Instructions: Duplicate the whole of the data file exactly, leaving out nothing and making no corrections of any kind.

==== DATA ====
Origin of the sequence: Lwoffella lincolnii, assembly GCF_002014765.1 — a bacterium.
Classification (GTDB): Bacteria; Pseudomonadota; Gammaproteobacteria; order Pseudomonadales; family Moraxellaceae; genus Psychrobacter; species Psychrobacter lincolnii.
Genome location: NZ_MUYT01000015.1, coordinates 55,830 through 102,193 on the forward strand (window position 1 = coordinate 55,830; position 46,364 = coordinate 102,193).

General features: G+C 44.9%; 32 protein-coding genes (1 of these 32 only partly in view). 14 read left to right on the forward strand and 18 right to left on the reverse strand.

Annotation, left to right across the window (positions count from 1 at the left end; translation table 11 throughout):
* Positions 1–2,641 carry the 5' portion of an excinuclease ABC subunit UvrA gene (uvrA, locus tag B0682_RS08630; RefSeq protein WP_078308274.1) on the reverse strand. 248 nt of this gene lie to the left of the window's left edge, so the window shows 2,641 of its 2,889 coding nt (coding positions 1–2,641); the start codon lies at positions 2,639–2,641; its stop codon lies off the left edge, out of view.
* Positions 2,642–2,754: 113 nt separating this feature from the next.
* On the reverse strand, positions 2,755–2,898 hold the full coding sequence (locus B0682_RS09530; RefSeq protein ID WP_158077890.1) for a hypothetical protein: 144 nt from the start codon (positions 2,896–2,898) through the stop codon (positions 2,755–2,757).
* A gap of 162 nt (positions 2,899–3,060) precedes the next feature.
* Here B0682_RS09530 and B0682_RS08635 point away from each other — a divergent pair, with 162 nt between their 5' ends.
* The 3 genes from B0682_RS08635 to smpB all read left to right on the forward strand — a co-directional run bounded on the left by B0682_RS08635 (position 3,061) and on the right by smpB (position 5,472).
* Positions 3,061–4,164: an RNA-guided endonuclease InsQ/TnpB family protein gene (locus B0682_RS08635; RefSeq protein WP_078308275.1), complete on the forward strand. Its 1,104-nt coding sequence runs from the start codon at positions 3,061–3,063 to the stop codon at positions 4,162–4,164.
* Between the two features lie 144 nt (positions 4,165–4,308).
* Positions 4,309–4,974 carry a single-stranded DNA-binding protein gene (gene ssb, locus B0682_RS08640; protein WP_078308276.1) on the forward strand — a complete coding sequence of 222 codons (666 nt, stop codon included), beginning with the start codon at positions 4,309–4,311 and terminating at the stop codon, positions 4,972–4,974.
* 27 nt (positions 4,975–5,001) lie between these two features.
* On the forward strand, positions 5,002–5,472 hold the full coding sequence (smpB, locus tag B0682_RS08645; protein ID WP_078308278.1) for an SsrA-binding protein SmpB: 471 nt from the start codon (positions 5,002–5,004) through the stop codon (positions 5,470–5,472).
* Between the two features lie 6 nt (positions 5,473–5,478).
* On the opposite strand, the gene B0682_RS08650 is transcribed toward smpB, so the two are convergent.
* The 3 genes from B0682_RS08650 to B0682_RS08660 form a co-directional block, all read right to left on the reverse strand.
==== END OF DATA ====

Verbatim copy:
Origin of the sequence: Lwoffella lincolnii, assembly GCF_002014765.1 — a bacterium.
Classification (GTDB): Bacteria; Pseudomonadota; Gammaproteobacteria; order Pseudomonadales; family Moraxellaceae; genus Psychrobacter; species Psychrobacter lincolnii.
Genome location: NZ_MUYT01000015.1, coordinates 55,830 through 102,193 on the forward strand (window position 1 = coordinate 55,830; position 46,364 = coordinate 102,193).

General features: G+C 44.9%; 32 protein-coding genes (1 of these 32 only partly in view). 14 read left to right on the forward strand and 18 right to left on the reverse strand.

Annotation, left to right across the window (positions count from 1 at the left end; translation table 11 throughout):
* Positions 1–2,641 carry the 5' portion of an excinuclease ABC subunit UvrA gene (uvrA, locus tag B0682_RS08630; RefSeq protein WP_078308274.1) on the reverse strand. 248 nt of this gene lie to the left of the window's left edge, so the window shows 2,641 of its 2,889 coding nt (coding positions 1–2,641); the start codon lies at positions 2,639–2,641; its stop codon lies off the left edge, out of view.
* Positions 2,642–2,754: 113 nt separating this feature from the next.
* On the reverse strand, positions 2,755–2,898 hold the full coding sequence (locus B0682_RS09530; RefSeq protein ID WP_158077890.1) for a hypothetical protein: 144 nt from the start codon (positions 2,896–2,898) through the stop codon (positions 2,755–2,757).
* A gap of 162 nt (positions 2,899–3,060) precedes the next feature.
* Here B0682_RS09530 and B0682_RS08635 point away from each other — a divergent pair, with 162 nt between their 5' ends.
* The 3 genes from B0682_RS08635 to smpB all read left to right on the forward strand — a co-directional run bounded on the left by B0682_RS08635 (position 3,061) and on the right by smpB (position 5,472).
* Positions 3,061–4,164: an RNA-guided endonuclease InsQ/TnpB family protein gene (locus B0682_RS08635; RefSeq protein WP_078308275.1), complete on the forward strand. Its 1,104-nt coding sequence runs from the start codon at positions 3,061–3,063 to the stop codon at positions 4,162–4,164.
* Between the two features lie 144 nt (positions 4,165–4,308).
* Positions 4,309–4,974 carry a single-stranded DNA-binding protein gene (gene ssb, locus B0682_RS08640; protein WP_078308276.1) on the forward strand — a complete coding sequence of 222 codons (666 nt, stop codon included), beginning with the start codon at positions 4,309–4,311 and terminating at the stop codon, positions 4,972–4,974.
* 27 nt (positions 4,975–5,001) lie between these two features.
* On the forward strand, positions 5,002–5,472 hold the full coding sequence (smpB, locus tag B0682_RS08645; protein ID WP_078308278.1) for an SsrA-binding protein SmpB: 471 nt from the start codon (positions 5,002–5,004) through the stop codon (positions 5,470–5,472).
* Between the two features lie 6 nt (positions 5,473–5,478).
* On the opposite strand, the gene B0682_RS08650 is transcribed toward smpB, so the two are convergent.
* The 3 genes from B0682_RS08650 to B0682_RS08660 form a co-directional block, all read right to left on the reverse strand.